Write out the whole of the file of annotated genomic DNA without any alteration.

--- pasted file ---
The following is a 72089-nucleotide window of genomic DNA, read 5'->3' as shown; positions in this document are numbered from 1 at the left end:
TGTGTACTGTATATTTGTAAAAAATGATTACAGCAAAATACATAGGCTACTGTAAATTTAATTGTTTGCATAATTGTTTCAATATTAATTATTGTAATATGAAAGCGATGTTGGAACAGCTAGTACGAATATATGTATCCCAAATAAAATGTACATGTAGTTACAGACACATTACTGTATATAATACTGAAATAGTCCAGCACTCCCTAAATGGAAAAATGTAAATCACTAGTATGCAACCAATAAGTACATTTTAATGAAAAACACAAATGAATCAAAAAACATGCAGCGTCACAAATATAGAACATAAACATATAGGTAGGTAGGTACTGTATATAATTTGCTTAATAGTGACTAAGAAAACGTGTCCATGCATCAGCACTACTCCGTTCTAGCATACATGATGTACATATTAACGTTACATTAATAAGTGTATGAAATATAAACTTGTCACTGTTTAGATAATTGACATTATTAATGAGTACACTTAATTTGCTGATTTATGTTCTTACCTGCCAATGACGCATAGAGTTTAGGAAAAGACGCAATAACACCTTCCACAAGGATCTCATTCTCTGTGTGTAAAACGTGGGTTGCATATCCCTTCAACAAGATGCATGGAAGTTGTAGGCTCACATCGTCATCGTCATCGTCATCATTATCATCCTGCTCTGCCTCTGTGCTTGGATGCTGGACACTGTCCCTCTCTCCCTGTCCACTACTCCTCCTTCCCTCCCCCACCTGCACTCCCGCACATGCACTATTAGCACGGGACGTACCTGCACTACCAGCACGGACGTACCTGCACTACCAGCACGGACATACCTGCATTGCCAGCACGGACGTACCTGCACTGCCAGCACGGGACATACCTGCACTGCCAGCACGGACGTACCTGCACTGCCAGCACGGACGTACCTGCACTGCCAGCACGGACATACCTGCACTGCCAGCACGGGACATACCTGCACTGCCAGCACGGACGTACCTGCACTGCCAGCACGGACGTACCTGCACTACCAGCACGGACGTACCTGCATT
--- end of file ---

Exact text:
The following is a 72089-nucleotide window of genomic DNA, read 5'->3' as shown; positions in this document are numbered from 1 at the left end:
TGTGTACTGTATATTTGTAAAAAATGATTACAGCAAAATACATAGGCTACTGTAAATTTAATTGTTTGCATAATTGTTTCAATATTAATTATTGTAATATGAAAGCGATGTTGGAACAGCTAGTACGAATATATGTATCCCAAATAAAATGTACATGTAGTTACAGACACATTACTGTATATAATACTGAAATAGTCCAGCACTCCCTAAATGGAAAAATGTAAATCACTAGTATGCAACCAATAAGTACATTTTAATGAAAAACACAAATGAATCAAAAAACATGCAGCGTCACAAATATAGAACATAAACATATAGGTAGGTAGGTACTGTATATAATTTGCTTAATAGTGACTAAGAAAACGTGTCCATGCATCAGCACTACTCCGTTCTAGCATACATGATGTACATATTAACGTTACATTAATAAGTGTATGAAATATAAACTTGTCACTGTTTAGATAATTGACATTATTAATGAGTACACTTAATTTGCTGATTTATGTTCTTACCTGCCAATGACGCATAGAGTTTAGGAAAAGACGCAATAACACCTTCCACAAGGATCTCATTCTCTGTGTGTAAAACGTGGGTTGCATATCCCTTCAACAAGATGCATGGAAGTTGTAGGCTCACATCGTCATCGTCATCGTCATCATTATCATCCTGCTCTGCCTCTGTGCTTGGATGCTGGACACTGTCCCTCTCTCCCTGTCCACTACTCCTCCTTCCCTCCCCCACCTGCACTCCCGCACATGCACTATTAGCACGGGACGTACCTGCACTACCAGCACGGACGTACCTGCACTACCAGCACGGACATACCTGCATTGCCAGCACGGACGTACCTGCACTGCCAGCACGGGACATACCTGCACTGCCAGCACGGACGTACCTGCACTGCCAGCACGGACGTACCTGCACTGCCAGCACGGACATACCTGCACTGCCAGCACGGGACATACCTGCACTGCCAGCACGGACGTACCTGCACTGCCAGCACGGACGTACCTGCACTACCAGCACGGACGTACCTGCATT